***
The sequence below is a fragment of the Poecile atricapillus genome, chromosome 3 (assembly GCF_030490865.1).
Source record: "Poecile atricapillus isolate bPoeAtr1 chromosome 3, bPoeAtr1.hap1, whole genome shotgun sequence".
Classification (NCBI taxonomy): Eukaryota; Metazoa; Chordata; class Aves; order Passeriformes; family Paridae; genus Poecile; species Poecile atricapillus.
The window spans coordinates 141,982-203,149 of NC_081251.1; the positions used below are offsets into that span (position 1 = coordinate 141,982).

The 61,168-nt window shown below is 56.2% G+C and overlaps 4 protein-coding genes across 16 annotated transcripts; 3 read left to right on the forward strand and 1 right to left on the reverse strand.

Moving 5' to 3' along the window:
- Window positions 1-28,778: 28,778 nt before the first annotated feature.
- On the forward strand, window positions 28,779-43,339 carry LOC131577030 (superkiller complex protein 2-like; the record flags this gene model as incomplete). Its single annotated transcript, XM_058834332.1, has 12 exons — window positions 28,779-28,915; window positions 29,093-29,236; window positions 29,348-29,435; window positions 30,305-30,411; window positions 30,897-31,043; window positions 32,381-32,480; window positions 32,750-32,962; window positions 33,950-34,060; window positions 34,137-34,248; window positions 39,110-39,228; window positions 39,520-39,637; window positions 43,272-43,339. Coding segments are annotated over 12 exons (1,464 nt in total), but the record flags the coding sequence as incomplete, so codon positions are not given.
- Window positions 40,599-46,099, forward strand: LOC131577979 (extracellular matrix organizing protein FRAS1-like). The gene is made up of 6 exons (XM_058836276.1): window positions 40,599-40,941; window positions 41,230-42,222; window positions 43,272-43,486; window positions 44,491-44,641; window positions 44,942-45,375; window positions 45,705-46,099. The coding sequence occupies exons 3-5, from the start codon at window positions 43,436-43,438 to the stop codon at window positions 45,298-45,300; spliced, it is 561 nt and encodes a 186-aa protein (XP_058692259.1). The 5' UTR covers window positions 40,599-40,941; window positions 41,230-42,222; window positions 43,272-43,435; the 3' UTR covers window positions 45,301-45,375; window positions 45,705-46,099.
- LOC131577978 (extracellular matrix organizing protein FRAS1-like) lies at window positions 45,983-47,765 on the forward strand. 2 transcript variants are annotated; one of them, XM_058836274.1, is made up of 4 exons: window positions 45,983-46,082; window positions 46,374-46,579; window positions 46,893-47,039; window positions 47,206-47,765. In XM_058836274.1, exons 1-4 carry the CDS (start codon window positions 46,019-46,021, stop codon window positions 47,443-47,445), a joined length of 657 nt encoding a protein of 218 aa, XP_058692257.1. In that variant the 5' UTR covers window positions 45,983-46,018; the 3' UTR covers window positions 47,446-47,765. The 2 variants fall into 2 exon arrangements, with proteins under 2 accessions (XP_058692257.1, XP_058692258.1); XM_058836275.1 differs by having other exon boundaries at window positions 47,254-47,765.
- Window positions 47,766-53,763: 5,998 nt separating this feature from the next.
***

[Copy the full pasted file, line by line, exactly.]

The sequence below is a fragment of the Poecile atricapillus genome, chromosome 3 (assembly GCF_030490865.1).
Source record: "Poecile atricapillus isolate bPoeAtr1 chromosome 3, bPoeAtr1.hap1, whole genome shotgun sequence".
Classification (NCBI taxonomy): Eukaryota; Metazoa; Chordata; class Aves; order Passeriformes; family Paridae; genus Poecile; species Poecile atricapillus.
The window spans coordinates 141,982-203,149 of NC_081251.1; the positions used below are offsets into that span (position 1 = coordinate 141,982).

The 61,168-nt window shown below is 56.2% G+C and overlaps 4 protein-coding genes across 16 annotated transcripts; 3 read left to right on the forward strand and 1 right to left on the reverse strand.

Moving 5' to 3' along the window:
- Window positions 1-28,778: 28,778 nt before the first annotated feature.
- On the forward strand, window positions 28,779-43,339 carry LOC131577030 (superkiller complex protein 2-like; the record flags this gene model as incomplete). Its single annotated transcript, XM_058834332.1, has 12 exons — window positions 28,779-28,915; window positions 29,093-29,236; window positions 29,348-29,435; window positions 30,305-30,411; window positions 30,897-31,043; window positions 32,381-32,480; window positions 32,750-32,962; window positions 33,950-34,060; window positions 34,137-34,248; window positions 39,110-39,228; window positions 39,520-39,637; window positions 43,272-43,339. Coding segments are annotated over 12 exons (1,464 nt in total), but the record flags the coding sequence as incomplete, so codon positions are not given.
- Window positions 40,599-46,099, forward strand: LOC131577979 (extracellular matrix organizing protein FRAS1-like). The gene is made up of 6 exons (XM_058836276.1): window positions 40,599-40,941; window positions 41,230-42,222; window positions 43,272-43,486; window positions 44,491-44,641; window positions 44,942-45,375; window positions 45,705-46,099. The coding sequence occupies exons 3-5, from the start codon at window positions 43,436-43,438 to the stop codon at window positions 45,298-45,300; spliced, it is 561 nt and encodes a 186-aa protein (XP_058692259.1). The 5' UTR covers window positions 40,599-40,941; window positions 41,230-42,222; window positions 43,272-43,435; the 3' UTR covers window positions 45,301-45,375; window positions 45,705-46,099.
- LOC131577978 (extracellular matrix organizing protein FRAS1-like) lies at window positions 45,983-47,765 on the forward strand. 2 transcript variants are annotated; one of them, XM_058836274.1, is made up of 4 exons: window positions 45,983-46,082; window positions 46,374-46,579; window positions 46,893-47,039; window positions 47,206-47,765. In XM_058836274.1, exons 1-4 carry the CDS (start codon window positions 46,019-46,021, stop codon window positions 47,443-47,445), a joined length of 657 nt encoding a protein of 218 aa, XP_058692257.1. In that variant the 5' UTR covers window positions 45,983-46,018; the 3' UTR covers window positions 47,446-47,765. The 2 variants fall into 2 exon arrangements, with proteins under 2 accessions (XP_058692257.1, XP_058692258.1); XM_058836275.1 differs by having other exon boundaries at window positions 47,254-47,765.
- Window positions 47,766-53,763: 5,998 nt separating this feature from the next.